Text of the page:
Fears that intravenous magnesium sulphate can harm unborn babies have been proven unfounded by South Australian researchers.
A systematic review of almost 200 studies, including 40 randomised trials, by researchers from the South Australian Health and Medical Research Institute (SAHMRI) and the University of Adelaide found newborns whose mothers were treated with intravenous magnesium sulphate had no adverse reactions.
The findings — which are published in PLOS Medicine today — follow observational studies suggesting intravenous magnesium sulphate could cause a range of negative outcomes in newborns. These include bone fractures around the time of birth, gastrointestinal tract issues and death.
University of Adelaide and SAHMRI Women & Kids PhD candidate Emily Shepherd said she hoped the paper would help alleviate international concern around the treatment’s potential adverse outcomes.
Intravenous magnesium sulphate has increasingly been used to treat mothers with pre-eclampsia and eclampsia. It has also been used as a treatment for pregnant women who are likely to have a very preterm birth to reduce the chances of their baby developing cerebral palsy.
“Around 3500 births are very premature, at less than 30 completed weeks of pregnancy, every year in Australia,” Shepherd said.
“Our findings support the continued use of magnesium sulphate as a safe treatment for these women, as well as for pregnant women suffering from pre-eclampsia or eclampsia.”
According to the Cerebral Palsy Alliance Australia, when given to pregnant mothers who are at high risk of very preterm birth, magnesium sulphate can protect babies from the brain injury, which may lead to cerebral palsy.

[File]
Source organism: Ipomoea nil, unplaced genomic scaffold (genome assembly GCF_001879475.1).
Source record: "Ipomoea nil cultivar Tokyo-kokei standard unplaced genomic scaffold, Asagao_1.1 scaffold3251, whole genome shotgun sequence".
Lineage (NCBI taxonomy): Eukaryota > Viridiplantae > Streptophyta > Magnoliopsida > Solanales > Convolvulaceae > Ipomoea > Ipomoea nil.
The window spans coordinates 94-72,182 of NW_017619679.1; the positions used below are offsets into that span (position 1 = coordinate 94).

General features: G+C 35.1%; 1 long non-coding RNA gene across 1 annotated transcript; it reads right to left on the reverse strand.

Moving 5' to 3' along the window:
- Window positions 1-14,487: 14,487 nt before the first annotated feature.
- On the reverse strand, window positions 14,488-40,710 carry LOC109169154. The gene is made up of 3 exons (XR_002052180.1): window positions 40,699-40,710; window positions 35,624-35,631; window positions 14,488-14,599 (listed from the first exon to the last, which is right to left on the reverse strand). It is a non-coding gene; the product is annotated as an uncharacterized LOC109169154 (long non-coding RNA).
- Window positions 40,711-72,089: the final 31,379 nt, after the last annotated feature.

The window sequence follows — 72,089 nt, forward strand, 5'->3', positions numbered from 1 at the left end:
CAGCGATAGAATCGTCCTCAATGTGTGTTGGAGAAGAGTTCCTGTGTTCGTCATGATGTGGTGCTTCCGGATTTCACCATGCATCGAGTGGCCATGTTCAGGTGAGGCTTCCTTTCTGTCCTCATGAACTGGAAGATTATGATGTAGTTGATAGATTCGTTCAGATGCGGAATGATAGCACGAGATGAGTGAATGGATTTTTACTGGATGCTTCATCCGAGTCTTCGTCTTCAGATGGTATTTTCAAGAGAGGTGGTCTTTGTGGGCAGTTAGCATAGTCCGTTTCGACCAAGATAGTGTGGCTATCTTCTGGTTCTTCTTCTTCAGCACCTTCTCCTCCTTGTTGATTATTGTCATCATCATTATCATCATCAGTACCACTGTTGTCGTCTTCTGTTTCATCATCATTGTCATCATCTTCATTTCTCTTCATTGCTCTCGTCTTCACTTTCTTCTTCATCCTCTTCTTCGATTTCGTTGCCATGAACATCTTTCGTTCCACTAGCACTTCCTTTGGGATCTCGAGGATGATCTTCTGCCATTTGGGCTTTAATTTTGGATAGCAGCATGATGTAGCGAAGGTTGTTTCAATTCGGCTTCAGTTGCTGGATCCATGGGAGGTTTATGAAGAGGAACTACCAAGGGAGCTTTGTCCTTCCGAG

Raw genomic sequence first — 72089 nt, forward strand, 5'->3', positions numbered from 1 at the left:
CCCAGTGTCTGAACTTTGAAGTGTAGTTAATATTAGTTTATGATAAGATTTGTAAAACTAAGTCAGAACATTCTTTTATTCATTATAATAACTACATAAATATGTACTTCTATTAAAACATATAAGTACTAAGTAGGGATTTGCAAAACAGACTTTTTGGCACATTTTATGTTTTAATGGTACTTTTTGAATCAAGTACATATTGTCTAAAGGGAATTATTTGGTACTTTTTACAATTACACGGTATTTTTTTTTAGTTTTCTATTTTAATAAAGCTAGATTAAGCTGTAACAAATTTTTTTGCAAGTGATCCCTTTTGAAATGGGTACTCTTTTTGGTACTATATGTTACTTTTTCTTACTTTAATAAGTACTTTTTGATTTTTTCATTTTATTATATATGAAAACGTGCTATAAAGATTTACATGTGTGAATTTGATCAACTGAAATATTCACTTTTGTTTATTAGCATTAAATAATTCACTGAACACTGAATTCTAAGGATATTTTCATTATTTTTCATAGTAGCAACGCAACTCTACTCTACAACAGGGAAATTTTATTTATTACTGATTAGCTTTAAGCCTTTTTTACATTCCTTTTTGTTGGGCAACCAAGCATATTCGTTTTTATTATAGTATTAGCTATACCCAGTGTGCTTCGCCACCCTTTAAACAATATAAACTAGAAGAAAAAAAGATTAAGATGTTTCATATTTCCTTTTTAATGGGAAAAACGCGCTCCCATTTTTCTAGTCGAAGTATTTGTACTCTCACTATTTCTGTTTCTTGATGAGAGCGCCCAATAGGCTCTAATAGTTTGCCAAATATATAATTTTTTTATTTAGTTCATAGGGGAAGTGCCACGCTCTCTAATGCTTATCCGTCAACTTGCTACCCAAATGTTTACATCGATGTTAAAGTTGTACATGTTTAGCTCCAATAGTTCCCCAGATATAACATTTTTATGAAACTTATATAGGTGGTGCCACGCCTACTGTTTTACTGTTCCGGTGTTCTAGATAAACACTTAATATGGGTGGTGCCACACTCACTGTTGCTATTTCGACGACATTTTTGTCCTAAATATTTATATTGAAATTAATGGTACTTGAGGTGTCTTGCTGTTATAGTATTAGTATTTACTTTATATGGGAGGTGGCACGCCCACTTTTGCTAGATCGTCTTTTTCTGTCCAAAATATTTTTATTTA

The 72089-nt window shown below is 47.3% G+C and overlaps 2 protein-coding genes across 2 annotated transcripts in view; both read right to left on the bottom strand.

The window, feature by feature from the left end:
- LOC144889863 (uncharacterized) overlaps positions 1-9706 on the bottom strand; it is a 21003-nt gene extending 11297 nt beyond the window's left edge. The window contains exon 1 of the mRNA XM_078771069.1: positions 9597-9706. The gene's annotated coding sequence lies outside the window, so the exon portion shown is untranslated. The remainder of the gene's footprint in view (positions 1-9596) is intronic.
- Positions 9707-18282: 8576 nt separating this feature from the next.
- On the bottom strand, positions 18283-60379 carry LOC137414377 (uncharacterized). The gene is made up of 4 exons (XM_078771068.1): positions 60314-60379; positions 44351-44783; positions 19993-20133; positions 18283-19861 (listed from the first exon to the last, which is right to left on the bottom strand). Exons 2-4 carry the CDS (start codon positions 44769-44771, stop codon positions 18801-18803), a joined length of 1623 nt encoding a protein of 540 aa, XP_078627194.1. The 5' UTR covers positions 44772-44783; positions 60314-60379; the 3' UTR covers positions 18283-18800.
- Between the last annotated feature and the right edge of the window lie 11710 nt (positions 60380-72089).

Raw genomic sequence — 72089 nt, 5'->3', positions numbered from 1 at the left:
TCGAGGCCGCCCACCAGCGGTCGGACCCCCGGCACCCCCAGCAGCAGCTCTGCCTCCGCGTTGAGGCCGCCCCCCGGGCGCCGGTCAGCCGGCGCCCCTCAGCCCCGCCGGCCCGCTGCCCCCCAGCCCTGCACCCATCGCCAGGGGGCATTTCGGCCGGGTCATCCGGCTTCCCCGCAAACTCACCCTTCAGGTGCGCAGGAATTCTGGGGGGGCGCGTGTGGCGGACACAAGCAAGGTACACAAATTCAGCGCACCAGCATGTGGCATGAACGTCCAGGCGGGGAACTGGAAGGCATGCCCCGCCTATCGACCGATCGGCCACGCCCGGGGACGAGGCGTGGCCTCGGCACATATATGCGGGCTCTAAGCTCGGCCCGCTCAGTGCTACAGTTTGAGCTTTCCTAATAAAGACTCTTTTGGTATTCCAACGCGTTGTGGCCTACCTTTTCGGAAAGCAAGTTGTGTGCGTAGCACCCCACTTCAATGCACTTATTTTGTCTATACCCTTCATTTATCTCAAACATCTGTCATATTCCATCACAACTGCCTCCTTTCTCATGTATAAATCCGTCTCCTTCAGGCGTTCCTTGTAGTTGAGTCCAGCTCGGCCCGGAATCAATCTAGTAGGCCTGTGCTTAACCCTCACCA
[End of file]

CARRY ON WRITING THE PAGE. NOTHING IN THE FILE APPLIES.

Cerebral palsy is a lifelong disability that can affect a person’s posture, balance and ability to move, communicate, eat, sleep and learn.
Pre-eclampsia is characterised by high blood pressure and protein in urine during pregnancy. It can result in seizures, at which time it is known as eclampsia.
Shepherd, pictured above, said countries such as the United States had overused magnesium sulphate treatment in an attempt to prevent preterm births, despite a lack of beneficial evidence.
“With the increasing use of intravenous magnesium sulphate internationally there’ve been small observational studies published showing some possible adverse outcomes from the treatment,” Shepherd said.
“Some women, in preterm labour, are receiving an intravenous treatment for a number of days leading to very high dose exposure. In those cases, there have been some suggestions that there can be adverse outcomes — including death or bone fractures in the newborn.
“This observational evidence really led us to want to conduct a more systematic review of all of this evidence, including those observational studies. But also, the high-level randomized evidence to look at whether these were true effects that we were seeing.”
Shepherd said unlike the United States, in Australia magnesium infusions were only recommended in the 24-hour period prior to giving birth
She said the researchers were conducting a randomized trial examining whether the treatment could also prevent cerebral palsy for preterm births between 30- and 34-weeks’ gestation.